Some people call it grit, others might think of it as pluck – but the ability to persevere in the face of adversity is a valuable characteristic to possess. Hard things are happening in the world every day, and the cause keeps pointing back to the rising rates of loneliness and isolation. It seems another critically vital value to possess is compassion. But how do we tap into the power of compassion to reverse so much of what is wrong?
Regret and the Omega 13
Movies have had an impactful effect on our family. When we find a favorite, we watch it over and over, quote our favorite lines, and sometimes even learn from their stories.
One of our personal favorites is Galaxy Quest with Tim Allen and Sigourney Weaver. The central conflict of the plot develops around a device, located in the nucleus of the ship, called the Omega 13. Unaware of its purpose or power some characters believe it can reverse time 13 seconds. But why only 13 seconds? It seems to short to make any difference when it comes to time travel, but just long enough to correct a wrong choice.
Of course, it is the end of the movie before our hypothesis is proven correct. Captain Jason Nesmith has evolved in his ability to acknowledge regret. The tension builds as the plot carries us toward the climax when he rushes to push the big red button, activating the Omega 13 and reversing time 13 seconds.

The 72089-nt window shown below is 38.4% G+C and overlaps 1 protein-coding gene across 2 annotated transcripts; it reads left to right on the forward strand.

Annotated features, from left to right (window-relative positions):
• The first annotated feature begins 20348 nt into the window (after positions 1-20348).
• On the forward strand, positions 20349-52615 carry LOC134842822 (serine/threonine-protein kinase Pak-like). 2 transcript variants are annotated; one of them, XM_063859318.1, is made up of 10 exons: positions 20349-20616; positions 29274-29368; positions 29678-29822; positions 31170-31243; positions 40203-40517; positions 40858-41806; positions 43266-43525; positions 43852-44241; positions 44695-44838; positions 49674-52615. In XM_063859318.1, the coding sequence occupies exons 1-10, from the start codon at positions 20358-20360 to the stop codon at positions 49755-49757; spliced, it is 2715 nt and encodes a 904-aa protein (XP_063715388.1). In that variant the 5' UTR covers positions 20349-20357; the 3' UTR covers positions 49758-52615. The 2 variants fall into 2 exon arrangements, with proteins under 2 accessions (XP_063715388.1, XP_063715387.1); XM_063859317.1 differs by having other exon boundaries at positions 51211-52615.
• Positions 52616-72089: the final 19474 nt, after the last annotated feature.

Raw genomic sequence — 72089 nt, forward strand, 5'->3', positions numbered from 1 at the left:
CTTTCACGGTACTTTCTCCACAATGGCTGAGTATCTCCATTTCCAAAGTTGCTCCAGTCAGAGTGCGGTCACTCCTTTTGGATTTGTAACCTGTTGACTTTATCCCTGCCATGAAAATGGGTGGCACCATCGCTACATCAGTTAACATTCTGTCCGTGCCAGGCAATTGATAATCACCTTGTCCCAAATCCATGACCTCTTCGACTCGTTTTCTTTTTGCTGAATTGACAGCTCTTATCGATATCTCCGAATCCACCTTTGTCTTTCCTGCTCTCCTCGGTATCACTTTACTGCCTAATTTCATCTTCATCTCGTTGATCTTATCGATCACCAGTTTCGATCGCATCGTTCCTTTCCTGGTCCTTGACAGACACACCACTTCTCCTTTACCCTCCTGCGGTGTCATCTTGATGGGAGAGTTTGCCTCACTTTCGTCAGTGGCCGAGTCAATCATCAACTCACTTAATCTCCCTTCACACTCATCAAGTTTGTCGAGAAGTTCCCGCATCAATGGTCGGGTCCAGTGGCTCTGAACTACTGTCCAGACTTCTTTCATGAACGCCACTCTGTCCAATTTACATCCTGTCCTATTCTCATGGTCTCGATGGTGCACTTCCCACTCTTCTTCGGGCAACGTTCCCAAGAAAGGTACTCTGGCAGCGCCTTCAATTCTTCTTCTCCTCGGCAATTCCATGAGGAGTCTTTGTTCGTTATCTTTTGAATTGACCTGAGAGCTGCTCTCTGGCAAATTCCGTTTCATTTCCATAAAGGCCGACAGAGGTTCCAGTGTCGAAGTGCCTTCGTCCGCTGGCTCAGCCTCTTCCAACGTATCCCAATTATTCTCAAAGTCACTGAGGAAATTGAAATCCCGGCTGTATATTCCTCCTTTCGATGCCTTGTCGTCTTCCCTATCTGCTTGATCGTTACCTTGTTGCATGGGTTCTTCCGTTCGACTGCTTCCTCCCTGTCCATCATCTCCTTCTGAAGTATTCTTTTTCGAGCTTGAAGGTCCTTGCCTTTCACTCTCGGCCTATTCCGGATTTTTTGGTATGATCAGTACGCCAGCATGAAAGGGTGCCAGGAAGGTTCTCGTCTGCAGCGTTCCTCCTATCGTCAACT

The Pain of Rejection or Sting of Regret
Have you ever wanted to push the rewind button? Was it an act or verbal offense you wished you could reverse and take back? Maybe you were on the receiving end and felt the sting of unkind words inflicted upon you. I’m not proud to admit I’ve had my fair share of putting the proverbial foot in mouth, but I’ve also been the recipient of cruel words.
Where others have judged and ridiculed, you can offer patient understanding. Your kindness can be a strong hand that lifts someone from drowning.” – Hank Smith
Sixth grade was a tough year for me. It affected my self-esteem, confidence, and trust in other people. I remember the year as one of bullying, exclusion, and betrayal. Either as the bully or the one being bullied, there is pain involved. It may be we inflict pain on others because of the way we feel inside, or we are on the receiving end, and our feelings are the ones hurt. The question is — do we learn from what each extreme has to offer?
Do We Allow the Pain to Teach Us?
In another beloved book and movie, Wonder, the main character Augie is born with a condition mandibulofacial dysostosis, which is more commonly known as Treacher Collins Syndrome. As you can imagine – he is plagued with alienation and malicious acts.
There is a pivotal scene where Augie is upset about the rejection he feels from his classmates. He asks his mom a poignant question: “Will I always feel this way?” His mother’s response is priceless. Pointing to her body, she says: “this is the roadmap of our life.” She points to her heart and says “this is where we are heading. And this,” pointing to her face with its wrinkles and lines, “shows where we have been.”